Israeli and Palestinian negotiators convened Sunday in Jerusalem in the latest attempt to save teetering peace talks.
The meeting is attended by Chief Palestinian negotiator Saeb Erakat, Justice Minister Tzipi Livni, Prime Minister Benjamin Netanyahu’s special envoy Yitzhak Molcho and the head of Palestinian intelligence Majid Faraj will also attend the meeting.
Special US envoy Martin Indyk has returned to the US and is not present at the meeting.
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The teams last met on Thursday in a session presided over by Indyk, who has since returned to Washington for consultations while Israel observes the seven-day Passover holiday starting at sunset on Monday.
But following that meeting the peace process suffered a new blow when Israel said it would freeze the transfer of duties it collects on the Palestinians' behalf, in retaliation for their diplomatic offensive against Israel at the United Nations.
The monthly $111 million in taxes collected by Israel represents about two-thirds of the income received by the Palestinian Authority.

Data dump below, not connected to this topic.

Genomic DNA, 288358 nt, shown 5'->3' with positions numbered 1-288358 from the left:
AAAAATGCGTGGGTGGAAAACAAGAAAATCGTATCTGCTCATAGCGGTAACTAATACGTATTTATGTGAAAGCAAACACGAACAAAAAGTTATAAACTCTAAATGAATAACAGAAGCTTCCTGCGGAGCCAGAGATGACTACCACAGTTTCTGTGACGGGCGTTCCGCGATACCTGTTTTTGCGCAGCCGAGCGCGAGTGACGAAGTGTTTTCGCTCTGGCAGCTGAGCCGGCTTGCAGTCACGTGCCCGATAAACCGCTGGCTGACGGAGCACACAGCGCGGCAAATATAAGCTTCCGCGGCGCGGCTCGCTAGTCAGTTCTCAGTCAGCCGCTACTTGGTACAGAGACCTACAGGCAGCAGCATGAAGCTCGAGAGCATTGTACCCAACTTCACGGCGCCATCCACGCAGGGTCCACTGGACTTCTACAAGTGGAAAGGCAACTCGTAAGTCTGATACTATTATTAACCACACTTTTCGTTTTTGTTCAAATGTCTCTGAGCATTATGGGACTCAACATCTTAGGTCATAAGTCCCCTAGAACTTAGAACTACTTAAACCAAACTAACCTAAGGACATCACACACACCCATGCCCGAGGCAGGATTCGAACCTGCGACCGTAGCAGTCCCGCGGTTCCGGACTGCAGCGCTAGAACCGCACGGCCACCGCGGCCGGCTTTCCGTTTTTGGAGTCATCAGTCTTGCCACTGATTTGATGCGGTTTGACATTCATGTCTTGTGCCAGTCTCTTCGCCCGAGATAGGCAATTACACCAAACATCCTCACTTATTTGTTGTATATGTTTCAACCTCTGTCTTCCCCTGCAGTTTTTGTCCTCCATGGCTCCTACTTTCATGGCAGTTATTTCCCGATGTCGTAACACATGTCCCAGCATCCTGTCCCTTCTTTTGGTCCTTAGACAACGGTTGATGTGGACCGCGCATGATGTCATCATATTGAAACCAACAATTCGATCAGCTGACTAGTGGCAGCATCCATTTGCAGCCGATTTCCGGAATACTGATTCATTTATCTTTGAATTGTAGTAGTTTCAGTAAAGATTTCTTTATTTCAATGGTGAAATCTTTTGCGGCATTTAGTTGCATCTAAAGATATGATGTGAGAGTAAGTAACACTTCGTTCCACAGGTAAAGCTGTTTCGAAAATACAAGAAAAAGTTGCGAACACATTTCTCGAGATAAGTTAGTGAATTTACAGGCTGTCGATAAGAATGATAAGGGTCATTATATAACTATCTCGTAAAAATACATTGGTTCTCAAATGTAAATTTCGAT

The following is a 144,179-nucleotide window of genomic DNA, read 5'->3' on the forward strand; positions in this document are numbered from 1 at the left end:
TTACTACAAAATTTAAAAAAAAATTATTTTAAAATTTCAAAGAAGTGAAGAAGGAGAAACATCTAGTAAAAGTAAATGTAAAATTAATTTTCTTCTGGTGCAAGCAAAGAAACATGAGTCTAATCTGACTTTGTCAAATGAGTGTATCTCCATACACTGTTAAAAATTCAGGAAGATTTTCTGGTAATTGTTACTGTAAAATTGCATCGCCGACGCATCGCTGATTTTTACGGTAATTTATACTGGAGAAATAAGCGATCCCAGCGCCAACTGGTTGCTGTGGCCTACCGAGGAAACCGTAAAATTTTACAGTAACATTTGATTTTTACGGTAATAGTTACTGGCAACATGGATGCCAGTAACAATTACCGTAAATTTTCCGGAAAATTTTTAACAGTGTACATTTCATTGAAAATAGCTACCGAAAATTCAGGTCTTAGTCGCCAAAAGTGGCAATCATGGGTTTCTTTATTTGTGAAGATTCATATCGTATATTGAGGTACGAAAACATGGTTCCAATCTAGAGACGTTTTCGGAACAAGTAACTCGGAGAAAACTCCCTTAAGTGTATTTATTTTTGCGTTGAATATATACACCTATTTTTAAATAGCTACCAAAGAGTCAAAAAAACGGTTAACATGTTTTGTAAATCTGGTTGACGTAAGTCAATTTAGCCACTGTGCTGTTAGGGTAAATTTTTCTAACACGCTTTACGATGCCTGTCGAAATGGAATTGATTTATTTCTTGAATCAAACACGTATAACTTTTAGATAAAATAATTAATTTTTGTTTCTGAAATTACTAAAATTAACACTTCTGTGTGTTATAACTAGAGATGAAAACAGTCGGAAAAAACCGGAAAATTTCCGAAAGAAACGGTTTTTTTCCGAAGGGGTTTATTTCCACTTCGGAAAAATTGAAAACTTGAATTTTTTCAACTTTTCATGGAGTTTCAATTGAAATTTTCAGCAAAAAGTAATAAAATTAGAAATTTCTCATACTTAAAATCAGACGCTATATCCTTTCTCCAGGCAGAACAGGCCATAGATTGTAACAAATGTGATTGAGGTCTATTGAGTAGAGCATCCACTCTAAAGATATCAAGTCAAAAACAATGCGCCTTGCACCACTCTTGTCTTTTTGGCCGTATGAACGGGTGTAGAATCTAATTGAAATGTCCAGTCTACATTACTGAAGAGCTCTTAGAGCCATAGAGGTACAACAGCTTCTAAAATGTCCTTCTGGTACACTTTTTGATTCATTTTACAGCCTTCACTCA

Israel was also suspending its participation with the Palestinians in developing a gas field off the Gaza Strip and putting a cap on Palestinian deposits in its banks, the Israeli official said.
The decision sparked concern in Washington.
"We’ve seen these press reports, but we have not seen an official public announcement by the Government of Israel," state department spokeswoman Jen Psaki briefed reporters on Friday.
"That said, we would regard such a development as unfortunate. We believe that the regular transfer of the Palestinian Authority’s tax revenues and economic cooperation between Israel and the Palestinian Authority has been beneficial and is important to the well-being of the Palestinian economy."
The talks hit an impasse two weeks ago when Israel refused to release as agreed a group of Palestinian prisoners and the Palestinians retaliated by seeking accession to several international treaties.
Elior Levy contributed to this report.